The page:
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The right path

Author(s): Jessica Turnitza

“If you know, you know”, a quote that still rings true, to this same girl who idealized the vision of becoming a nurse at the age of 6. I recall watching my mom prance out the door in the wee hours of the morning, somehow balancing children at home and the lives of many at work. I had a tiny glimpse of my mom’s life as a nurse. She would brightly tell tales of her oncology patients. Yes, she could go on for days, while I could sit on the couch next to her enthralled by her descriptions, accounts, and her true strength in providing treatment to some of the most immuno-compromised patients.

Today, she’s on the front of lines of the pandemic, as a school nurse, cautioning each workday, every time she would wake up. “How many potential COVID patients might I see today? Are we thinking symptomatic or asymptomatic”, I can envision her thinking. Little did I know, the many stories I would eagerly sit through and hear, would not account to the many untold stories that my mom, and the other thousands of nurses continue to face every day. Their combination of grit and grace, throughout the trials and tribulations of this pandemic, urged me to continue onto this precarious path… otherwise, called nursing.
The stories, the images, do not comprehensively capture the essence of nursing. It’s more than the adorable scrubs. It’s more than simply “caring” for patients. Today, it’s putting your life on the line, entering a patient’s room with COVID.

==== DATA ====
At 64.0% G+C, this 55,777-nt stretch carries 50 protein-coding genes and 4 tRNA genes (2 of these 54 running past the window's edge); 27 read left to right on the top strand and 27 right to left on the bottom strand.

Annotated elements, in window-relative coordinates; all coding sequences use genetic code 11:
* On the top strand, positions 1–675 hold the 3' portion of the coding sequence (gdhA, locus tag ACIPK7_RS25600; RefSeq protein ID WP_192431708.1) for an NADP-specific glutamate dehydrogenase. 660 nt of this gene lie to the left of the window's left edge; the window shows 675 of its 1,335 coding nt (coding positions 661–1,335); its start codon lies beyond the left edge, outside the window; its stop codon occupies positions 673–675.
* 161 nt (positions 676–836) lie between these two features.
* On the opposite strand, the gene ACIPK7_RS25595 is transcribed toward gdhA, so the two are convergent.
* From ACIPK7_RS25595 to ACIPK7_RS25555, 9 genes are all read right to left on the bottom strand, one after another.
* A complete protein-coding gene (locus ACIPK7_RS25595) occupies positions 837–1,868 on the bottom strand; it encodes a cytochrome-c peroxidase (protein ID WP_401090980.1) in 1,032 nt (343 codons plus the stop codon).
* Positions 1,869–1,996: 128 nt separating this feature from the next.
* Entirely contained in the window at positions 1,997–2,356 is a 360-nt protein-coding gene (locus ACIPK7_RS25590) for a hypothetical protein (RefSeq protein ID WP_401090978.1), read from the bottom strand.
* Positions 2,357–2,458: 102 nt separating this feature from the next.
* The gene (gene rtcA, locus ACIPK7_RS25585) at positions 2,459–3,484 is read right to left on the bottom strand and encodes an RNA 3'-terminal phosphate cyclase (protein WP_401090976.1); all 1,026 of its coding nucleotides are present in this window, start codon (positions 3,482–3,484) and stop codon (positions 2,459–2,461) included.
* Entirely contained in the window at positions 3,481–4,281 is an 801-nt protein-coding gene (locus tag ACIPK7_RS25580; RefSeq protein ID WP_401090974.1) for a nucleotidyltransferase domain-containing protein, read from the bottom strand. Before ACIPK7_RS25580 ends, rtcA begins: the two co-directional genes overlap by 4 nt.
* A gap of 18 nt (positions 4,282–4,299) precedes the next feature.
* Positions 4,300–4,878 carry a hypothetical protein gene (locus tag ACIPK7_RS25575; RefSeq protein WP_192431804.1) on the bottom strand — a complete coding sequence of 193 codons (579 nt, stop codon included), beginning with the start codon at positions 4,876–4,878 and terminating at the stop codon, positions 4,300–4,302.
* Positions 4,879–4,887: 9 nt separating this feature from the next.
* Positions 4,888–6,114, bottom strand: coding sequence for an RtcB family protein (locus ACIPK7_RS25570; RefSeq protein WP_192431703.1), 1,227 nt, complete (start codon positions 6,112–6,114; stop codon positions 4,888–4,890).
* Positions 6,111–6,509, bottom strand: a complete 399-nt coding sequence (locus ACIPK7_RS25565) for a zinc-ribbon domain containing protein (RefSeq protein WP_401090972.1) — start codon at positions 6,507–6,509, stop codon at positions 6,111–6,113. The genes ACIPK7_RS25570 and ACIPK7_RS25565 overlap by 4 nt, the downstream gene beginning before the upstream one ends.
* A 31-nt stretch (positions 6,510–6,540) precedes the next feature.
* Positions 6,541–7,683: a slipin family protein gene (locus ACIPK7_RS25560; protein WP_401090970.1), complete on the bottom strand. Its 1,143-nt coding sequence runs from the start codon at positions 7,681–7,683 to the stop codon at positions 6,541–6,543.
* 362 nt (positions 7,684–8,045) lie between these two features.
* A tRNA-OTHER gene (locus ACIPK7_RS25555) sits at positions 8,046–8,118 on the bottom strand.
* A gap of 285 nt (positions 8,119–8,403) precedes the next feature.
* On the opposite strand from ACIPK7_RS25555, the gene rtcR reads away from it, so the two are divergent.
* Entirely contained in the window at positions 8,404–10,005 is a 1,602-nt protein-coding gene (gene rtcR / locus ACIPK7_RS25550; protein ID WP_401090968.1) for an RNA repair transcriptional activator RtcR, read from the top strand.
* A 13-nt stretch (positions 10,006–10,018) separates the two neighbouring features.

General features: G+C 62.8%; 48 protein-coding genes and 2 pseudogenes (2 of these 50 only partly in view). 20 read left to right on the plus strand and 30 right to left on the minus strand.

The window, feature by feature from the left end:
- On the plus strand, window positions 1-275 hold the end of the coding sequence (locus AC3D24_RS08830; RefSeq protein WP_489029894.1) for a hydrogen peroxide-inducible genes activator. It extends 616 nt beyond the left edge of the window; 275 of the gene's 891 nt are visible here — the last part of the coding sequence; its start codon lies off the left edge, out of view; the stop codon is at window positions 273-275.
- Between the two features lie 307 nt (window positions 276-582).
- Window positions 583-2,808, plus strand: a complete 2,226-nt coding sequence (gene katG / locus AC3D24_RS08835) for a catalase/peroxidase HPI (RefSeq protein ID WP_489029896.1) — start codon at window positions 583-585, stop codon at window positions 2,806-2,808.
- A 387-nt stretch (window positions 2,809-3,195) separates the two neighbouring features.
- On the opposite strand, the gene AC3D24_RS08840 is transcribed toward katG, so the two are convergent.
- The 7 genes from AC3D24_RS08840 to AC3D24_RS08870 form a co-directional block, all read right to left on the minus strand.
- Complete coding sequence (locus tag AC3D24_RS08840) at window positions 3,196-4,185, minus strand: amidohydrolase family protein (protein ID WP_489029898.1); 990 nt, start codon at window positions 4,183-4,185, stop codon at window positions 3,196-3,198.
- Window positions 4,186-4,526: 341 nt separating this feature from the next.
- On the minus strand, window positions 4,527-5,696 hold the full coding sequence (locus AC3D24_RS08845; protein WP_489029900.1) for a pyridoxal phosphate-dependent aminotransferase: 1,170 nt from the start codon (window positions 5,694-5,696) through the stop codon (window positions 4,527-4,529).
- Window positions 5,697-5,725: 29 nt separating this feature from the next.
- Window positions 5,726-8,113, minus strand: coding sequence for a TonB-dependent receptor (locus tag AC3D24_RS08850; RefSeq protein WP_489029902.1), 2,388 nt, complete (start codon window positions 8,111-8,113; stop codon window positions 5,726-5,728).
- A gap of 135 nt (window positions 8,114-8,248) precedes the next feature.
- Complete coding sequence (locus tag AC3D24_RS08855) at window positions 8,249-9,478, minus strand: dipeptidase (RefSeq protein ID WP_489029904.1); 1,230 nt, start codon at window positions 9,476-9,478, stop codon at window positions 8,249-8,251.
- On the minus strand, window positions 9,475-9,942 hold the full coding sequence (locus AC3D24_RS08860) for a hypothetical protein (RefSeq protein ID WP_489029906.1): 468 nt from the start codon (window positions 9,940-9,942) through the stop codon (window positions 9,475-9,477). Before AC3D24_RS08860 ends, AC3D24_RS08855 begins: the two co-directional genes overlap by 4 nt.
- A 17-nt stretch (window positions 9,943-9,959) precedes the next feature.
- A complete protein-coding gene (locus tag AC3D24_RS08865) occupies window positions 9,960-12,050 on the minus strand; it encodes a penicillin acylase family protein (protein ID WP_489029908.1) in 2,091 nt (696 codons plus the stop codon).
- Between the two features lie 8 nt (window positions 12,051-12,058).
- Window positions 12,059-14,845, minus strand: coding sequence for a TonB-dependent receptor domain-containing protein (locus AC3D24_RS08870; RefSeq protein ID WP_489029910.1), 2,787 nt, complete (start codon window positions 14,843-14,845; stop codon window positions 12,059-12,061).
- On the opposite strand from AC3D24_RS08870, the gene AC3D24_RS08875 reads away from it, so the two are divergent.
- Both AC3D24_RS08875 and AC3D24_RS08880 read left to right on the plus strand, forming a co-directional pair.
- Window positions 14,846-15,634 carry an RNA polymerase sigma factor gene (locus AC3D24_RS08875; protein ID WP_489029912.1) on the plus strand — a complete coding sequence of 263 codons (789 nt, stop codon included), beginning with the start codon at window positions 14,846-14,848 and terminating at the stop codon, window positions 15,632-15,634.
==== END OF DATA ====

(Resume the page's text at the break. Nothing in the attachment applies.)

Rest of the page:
Questions once considered “strange”, are now considered to be part of a typical nurse’s thought process– Did their test come back positive or negative? How symptomatic are they, are they showing symptoms? Do we even know? Up until this, working on a partial med surg/covid floor, everything I thought I knew encompassed the title of BSN, RN would surmount to much, much more. During clinical, I had to watch the unfolding, unfortunate experience of a patient desaturating– standing outside the room of course, due to precautions. The way the nurses and health care team fled into the room as if they were a flock of seagulls, utterly amazed me. Though I could not necessarily see their faces too well, I empathized with them. I pictured the amount of sweat gathered under their surgical masks, plus their N95—oh, in addition to their flimsy face shield. It’s this: a group of normal people coming together, to do the unthinkable. This is the pandemic. It’s the moment before a nurse enters a COVID patient’s room, scrounging around for usable and functional PPE. It’s potentially sharing a patient’s last breath as a nurse, but you are equally substituting as the patient’s family.. given visitors are prohibited.
I have always had this feeling within me, somewhere deep within my left ven

tricle that nursing was indeed the career for me. However, witnessing and being surrounded by the superheroes in scrubs on a daily basis solidify that nursing is for me. If you know, you know. I have no doubt that this is the career of my dreams, and the path of my choosing.

Thank you nurses.

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